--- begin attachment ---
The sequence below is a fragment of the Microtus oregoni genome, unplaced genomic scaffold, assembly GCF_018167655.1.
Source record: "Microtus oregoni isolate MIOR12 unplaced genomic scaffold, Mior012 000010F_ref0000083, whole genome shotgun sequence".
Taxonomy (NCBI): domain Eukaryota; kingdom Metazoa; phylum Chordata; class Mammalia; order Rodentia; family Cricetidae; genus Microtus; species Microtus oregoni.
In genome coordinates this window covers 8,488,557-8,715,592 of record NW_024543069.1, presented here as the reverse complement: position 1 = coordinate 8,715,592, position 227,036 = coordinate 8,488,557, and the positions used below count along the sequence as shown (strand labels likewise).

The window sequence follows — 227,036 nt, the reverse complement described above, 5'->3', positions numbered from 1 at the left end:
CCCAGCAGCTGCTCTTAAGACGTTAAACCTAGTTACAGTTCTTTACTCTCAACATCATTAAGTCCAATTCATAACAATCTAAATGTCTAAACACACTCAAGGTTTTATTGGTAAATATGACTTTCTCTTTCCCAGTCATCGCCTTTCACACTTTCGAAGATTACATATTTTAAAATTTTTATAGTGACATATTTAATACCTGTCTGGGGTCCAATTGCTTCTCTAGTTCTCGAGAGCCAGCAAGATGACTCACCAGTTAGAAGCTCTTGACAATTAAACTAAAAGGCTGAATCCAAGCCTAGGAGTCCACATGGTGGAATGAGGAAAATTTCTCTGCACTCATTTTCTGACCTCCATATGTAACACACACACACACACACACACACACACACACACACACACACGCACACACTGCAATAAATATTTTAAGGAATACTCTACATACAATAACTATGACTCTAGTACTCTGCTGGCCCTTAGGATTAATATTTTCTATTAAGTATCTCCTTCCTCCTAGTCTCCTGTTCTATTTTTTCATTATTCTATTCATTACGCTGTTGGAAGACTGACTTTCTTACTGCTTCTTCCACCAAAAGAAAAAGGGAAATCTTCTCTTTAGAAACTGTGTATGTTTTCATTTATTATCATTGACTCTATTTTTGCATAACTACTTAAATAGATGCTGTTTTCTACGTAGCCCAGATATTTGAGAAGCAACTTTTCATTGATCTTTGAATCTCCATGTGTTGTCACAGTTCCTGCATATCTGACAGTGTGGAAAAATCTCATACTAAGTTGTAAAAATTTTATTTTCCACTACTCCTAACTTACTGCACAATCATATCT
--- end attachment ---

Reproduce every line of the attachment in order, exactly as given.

The sequence below is a fragment of the Microtus oregoni genome, unplaced genomic scaffold, assembly GCF_018167655.1.
Source record: "Microtus oregoni isolate MIOR12 unplaced genomic scaffold, Mior012 000010F_ref0000083, whole genome shotgun sequence".
Taxonomy (NCBI): domain Eukaryota; kingdom Metazoa; phylum Chordata; class Mammalia; order Rodentia; family Cricetidae; genus Microtus; species Microtus oregoni.
In genome coordinates this window covers 8,488,557-8,715,592 of record NW_024543069.1, presented here as the reverse complement: position 1 = coordinate 8,715,592, position 227,036 = coordinate 8,488,557, and the positions used below count along the sequence as shown (strand labels likewise).

The window sequence follows — 227,036 nt, the reverse complement described above, 5'->3', positions numbered from 1 at the left end:
CCCAGCAGCTGCTCTTAAGACGTTAAACCTAGTTACAGTTCTTTACTCTCAACATCATTAAGTCCAATTCATAACAATCTAAATGTCTAAACACACTCAAGGTTTTATTGGTAAATATGACTTTCTCTTTCCCAGTCATCGCCTTTCACACTTTCGAAGATTACATATTTTAAAATTTTTATAGTGACATATTTAATACCTGTCTGGGGTCCAATTGCTTCTCTAGTTCTCGAGAGCCAGCAAGATGACTCACCAGTTAGAAGCTCTTGACAATTAAACTAAAAGGCTGAATCCAAGCCTAGGAGTCCACATGGTGGAATGAGGAAAATTTCTCTGCACTCATTTTCTGACCTCCATATGTAACACACACACACACACACACACACACACACACACACACACACGCACACACTGCAATAAATATTTTAAGGAATACTCTACATACAATAACTATGACTCTAGTACTCTGCTGGCCCTTAGGATTAATATTTTCTATTAAGTATCTCCTTCCTCCTAGTCTCCTGTTCTATTTTTTCATTATTCTATTCATTACGCTGTTGGAAGACTGACTTTCTTACTGCTTCTTCCACCAAAAGAAAAAGGGAAATCTTCTCTTTAGAAACTGTGTATGTTTTCATTTATTATCATTGACTCTATTTTTGCATAACTACTTAAATAGATGCTGTTTTCTACGTAGCCCAGATATTTGAGAAGCAACTTTTCATTGATCTTTGAATCTCCATGTGTTGTCACAGTTCCTGCATATCTGACAGTGTGGAAAAATCTCATACTAAGTTGTAAAAATTTTATTTTCCACTACTCCTAACTTACTGCACAATCATATCT